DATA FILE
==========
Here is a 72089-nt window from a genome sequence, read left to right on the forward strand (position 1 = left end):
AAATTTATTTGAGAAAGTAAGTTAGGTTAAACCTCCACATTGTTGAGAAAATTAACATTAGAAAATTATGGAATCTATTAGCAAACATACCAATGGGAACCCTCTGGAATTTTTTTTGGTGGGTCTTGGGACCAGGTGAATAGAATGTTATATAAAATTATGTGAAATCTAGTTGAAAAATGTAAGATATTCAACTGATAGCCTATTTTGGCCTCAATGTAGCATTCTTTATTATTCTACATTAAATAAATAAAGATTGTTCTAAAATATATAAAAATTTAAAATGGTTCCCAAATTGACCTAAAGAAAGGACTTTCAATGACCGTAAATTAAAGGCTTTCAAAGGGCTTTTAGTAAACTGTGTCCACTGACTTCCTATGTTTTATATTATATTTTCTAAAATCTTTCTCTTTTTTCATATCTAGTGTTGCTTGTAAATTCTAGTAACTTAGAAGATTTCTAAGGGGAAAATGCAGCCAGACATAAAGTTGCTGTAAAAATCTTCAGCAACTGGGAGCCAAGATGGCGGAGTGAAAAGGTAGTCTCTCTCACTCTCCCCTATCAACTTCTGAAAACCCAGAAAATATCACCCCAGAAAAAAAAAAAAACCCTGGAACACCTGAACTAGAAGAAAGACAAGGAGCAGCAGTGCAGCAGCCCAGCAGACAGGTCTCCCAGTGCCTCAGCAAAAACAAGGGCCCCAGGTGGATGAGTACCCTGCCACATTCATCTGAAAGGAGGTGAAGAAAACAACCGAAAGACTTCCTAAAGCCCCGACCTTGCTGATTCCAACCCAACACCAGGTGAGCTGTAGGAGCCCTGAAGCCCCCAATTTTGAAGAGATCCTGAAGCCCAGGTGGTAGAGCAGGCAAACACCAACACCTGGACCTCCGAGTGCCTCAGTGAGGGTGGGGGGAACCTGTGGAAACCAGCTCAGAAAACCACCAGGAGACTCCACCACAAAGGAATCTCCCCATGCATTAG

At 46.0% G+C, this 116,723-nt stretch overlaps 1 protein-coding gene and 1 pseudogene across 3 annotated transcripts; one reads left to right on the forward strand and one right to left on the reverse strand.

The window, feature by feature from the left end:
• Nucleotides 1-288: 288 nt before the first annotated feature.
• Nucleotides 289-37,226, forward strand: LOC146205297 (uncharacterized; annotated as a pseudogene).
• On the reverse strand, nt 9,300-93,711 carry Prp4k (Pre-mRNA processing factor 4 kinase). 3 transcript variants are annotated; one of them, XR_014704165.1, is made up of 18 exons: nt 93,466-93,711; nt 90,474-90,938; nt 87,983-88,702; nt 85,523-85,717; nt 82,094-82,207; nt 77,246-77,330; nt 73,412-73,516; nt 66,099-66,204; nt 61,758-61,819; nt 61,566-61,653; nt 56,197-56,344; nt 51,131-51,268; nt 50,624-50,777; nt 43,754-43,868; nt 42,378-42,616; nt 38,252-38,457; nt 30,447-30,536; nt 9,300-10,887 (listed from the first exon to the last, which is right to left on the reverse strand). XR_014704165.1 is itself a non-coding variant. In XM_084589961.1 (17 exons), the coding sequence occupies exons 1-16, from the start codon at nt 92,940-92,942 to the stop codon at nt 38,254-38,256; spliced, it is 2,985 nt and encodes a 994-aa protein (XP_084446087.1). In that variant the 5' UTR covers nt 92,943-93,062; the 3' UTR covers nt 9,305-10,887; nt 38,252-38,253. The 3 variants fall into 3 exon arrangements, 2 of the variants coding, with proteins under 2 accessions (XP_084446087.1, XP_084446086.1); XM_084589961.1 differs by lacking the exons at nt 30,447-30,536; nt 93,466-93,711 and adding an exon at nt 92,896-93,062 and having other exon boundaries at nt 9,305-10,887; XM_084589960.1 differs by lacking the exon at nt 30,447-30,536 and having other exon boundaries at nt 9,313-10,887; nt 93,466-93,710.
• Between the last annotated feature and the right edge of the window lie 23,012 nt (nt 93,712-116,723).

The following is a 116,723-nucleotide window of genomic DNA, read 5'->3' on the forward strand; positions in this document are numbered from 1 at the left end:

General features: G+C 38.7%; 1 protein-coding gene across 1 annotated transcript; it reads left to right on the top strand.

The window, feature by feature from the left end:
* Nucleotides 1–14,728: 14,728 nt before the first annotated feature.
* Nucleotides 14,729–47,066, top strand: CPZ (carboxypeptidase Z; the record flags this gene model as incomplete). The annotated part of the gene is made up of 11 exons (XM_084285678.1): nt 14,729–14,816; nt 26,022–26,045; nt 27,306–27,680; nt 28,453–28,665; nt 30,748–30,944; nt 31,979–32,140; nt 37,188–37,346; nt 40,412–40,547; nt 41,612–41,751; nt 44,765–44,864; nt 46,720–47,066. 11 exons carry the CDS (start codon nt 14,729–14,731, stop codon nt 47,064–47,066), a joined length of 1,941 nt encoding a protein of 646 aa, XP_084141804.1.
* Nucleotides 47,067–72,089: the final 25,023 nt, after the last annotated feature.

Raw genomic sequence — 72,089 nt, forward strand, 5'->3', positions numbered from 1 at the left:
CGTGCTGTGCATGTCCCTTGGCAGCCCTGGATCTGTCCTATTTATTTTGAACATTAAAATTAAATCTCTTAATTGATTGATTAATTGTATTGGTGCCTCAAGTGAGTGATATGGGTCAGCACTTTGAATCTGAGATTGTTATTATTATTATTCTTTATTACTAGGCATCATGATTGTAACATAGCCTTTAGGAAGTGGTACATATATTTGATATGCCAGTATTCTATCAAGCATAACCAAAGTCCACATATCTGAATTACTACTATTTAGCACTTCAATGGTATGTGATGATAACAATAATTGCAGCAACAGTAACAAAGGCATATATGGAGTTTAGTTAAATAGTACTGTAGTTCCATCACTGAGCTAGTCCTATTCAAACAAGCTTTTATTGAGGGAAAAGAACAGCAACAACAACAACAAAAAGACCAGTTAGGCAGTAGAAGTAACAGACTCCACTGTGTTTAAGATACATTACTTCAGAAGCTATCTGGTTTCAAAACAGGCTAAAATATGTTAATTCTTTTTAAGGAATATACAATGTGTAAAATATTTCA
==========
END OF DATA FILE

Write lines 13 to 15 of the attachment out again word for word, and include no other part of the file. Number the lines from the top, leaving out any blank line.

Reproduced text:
* Nucleotides 14,729–47,066, top strand: CPZ (carboxypeptidase Z; the record flags this gene model as incomplete). The annotated part of the gene is made up of 11 exons (XM_084285678.1): nt 14,729–14,816; nt 26,022–26,045; nt 27,306–27,680; nt 28,453–28,665; nt 30,748–30,944; nt 31,979–32,140; nt 37,188–37,346; nt 40,412–40,547; nt 41,612–41,751; nt 44,765–44,864; nt 46,720–47,066. 11 exons carry the CDS (start codon nt 14,729–14,731, stop codon nt 47,064–47,066), a joined length of 1,941 nt encoding a protein of 646 aa, XP_084141804.1.
* Nucleotides 47,067–72,089: the final 25,023 nt, after the last annotated feature.

Raw genomic sequence — 72,089 nt, forward strand, 5'->3', positions numbered from 1 at the left: